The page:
Gowanus residents would love to co-name a street after beloved war vet Thomas D’Alessio — they just don’t want you to Google his name.
That’s because the deceased do-gooder known to Sackett Street neighbors as “Tommy the Mayor” shares his name with a thieving New Jersey sheriff-turned-county chief who won’t get anything named after him but a cell block.
Google the name “Thomas D’Alessio” and that bad Thomas — who was busted for spending campaign cash lavishly on a vacation and real estate in the 1990s — tops the results page thanks to his high-profile criminal case.
And the good Thomas’s friends don’t want the bad Thomas’s poor reputation to besmirch the name of a man known for telling stories and buying ice cream for neighborhood kids.
A Google search won’t tell you that Brooklyn’s D’Alessio fought on the front lines in the battle of Normandy in World War II and lived on Sackett Street for 91 years (well, at least not until this story gets crawled by a Google bot).
His son (also named Thomas, and not the guy from Jersey) said his pop remained upbeat even when a drunk driver ran him down, injuring his legs, and was known to wax poetic about the Great Depression and Brooklyn’s history to anyone that would listen.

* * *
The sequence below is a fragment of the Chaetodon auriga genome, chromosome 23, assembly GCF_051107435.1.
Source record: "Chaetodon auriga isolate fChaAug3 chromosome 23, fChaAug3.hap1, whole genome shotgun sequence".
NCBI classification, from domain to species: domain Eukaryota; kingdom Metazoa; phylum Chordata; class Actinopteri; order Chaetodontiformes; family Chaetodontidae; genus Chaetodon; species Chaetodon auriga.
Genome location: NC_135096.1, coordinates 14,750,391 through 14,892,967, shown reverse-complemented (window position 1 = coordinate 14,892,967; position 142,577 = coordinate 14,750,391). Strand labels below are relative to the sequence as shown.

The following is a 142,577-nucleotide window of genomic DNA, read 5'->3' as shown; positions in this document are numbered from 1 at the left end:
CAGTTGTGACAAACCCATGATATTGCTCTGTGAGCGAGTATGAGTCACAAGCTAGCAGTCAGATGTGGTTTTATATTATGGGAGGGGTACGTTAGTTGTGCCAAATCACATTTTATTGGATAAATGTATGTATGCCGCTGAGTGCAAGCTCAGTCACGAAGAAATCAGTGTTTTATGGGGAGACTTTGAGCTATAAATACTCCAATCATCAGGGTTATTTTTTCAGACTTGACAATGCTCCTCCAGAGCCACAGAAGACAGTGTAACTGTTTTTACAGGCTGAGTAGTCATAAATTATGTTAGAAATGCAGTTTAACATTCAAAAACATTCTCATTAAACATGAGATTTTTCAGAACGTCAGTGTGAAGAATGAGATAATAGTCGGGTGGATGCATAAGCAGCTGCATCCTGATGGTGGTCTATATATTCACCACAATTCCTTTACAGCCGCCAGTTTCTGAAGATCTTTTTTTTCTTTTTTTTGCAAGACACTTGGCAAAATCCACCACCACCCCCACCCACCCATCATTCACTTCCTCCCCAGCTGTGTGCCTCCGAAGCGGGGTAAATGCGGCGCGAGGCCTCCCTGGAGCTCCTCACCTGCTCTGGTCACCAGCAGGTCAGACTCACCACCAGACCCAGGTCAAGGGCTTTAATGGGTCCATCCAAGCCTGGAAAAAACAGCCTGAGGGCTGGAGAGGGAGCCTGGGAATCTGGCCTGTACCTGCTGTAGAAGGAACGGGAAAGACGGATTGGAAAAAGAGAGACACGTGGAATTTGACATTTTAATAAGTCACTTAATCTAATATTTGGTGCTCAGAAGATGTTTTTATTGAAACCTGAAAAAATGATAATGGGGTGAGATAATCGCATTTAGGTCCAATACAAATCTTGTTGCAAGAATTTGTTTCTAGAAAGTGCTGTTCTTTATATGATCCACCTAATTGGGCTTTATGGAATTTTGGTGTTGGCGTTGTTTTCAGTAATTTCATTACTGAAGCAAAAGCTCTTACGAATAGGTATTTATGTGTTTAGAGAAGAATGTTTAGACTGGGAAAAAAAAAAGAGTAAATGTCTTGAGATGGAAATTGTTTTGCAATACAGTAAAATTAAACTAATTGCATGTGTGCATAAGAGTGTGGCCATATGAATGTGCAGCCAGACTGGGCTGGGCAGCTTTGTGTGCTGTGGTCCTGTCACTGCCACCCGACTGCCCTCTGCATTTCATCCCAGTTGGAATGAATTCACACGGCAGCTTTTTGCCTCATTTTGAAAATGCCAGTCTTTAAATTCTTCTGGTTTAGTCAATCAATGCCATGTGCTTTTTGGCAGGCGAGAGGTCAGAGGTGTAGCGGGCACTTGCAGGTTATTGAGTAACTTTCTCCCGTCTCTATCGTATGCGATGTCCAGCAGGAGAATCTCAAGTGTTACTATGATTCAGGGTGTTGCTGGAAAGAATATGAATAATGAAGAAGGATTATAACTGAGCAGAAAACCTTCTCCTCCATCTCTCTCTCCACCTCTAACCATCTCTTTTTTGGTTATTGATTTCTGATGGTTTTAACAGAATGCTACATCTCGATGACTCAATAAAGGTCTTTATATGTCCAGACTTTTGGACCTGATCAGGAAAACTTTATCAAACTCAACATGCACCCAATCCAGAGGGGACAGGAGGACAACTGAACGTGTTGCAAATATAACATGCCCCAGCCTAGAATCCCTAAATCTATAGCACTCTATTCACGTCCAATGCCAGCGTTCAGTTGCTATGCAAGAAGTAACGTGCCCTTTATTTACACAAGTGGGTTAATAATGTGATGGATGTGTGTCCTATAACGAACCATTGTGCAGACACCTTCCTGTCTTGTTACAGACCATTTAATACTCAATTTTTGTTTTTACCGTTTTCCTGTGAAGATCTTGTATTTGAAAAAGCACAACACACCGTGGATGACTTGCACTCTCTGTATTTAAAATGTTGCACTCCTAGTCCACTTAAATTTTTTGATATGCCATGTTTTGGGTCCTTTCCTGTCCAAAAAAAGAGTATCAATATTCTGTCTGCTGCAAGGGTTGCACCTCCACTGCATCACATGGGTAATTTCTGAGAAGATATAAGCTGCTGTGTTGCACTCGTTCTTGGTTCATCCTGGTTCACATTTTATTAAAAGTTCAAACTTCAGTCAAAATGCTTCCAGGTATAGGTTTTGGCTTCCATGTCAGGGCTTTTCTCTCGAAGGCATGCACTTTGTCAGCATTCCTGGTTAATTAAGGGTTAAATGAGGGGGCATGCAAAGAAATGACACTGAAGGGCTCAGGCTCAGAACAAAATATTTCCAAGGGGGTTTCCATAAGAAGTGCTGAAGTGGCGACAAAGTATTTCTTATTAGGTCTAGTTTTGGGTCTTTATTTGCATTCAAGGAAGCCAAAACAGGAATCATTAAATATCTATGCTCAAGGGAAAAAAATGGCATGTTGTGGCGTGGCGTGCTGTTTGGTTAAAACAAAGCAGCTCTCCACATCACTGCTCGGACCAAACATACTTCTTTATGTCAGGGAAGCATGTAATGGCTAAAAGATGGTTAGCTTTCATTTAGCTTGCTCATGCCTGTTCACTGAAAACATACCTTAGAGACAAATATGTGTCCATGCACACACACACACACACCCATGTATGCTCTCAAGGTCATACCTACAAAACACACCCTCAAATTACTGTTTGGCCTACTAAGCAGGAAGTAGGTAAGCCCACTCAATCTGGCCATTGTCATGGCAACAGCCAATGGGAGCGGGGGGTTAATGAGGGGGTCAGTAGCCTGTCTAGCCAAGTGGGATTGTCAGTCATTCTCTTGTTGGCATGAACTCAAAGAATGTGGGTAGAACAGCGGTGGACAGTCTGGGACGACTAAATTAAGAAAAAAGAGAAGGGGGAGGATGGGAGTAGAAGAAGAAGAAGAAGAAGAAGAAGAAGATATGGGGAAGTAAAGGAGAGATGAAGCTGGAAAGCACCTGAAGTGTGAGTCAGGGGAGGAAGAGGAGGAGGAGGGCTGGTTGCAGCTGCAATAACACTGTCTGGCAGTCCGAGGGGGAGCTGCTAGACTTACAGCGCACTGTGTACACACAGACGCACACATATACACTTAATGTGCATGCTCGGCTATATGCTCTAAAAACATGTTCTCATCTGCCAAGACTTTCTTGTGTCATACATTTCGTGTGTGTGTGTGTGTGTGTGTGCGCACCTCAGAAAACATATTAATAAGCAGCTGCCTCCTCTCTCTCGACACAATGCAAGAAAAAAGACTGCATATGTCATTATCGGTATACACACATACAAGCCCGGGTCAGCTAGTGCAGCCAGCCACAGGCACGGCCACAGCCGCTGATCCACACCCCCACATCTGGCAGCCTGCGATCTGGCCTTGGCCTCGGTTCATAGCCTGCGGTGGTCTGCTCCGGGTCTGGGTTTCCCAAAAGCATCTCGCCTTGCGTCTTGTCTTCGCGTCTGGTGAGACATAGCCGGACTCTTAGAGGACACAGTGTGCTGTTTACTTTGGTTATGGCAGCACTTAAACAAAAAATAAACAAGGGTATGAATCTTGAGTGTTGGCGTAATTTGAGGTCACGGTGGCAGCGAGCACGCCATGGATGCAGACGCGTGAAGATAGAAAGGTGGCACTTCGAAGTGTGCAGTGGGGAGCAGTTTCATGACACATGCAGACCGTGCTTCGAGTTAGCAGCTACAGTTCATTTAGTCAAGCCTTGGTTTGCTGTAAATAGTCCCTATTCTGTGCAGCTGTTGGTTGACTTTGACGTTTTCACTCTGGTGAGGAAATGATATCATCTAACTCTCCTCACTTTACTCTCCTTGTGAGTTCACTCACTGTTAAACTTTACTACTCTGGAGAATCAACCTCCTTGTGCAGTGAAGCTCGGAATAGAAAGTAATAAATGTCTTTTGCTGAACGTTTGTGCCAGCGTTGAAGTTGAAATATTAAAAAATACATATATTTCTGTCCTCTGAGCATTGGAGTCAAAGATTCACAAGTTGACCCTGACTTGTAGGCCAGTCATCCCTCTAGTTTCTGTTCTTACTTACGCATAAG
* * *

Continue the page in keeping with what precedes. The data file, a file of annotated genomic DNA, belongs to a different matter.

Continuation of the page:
“The people on his block got a much better appreciation of the neighborhood through his stories,” said his daughter Marie D’Alessio.
He also supported Our Lady of Peace church on Fourth Avenue and could be spotted buying goodies for kids on the block until he died in 2008, his son said.
Neighbors are now petitioning the city to honor his memory by co-naming part of the street “Thomas A. D’Alessio Way.”
His daughter thinks that adding the middle initial will help resolve any potential internet mix up — especially because the other Thomas’s middle name begins with a “J,” as in “jail.”
That way, future generations will know what the name Thomas A. D’Alessio stood for — even if neighbors who knew him don’t need a reminder.
“People on the block will know it’s him,” she said.
Reach reporter Natalie O'Neill at [email protected] or by calling her at (718) 260-4505.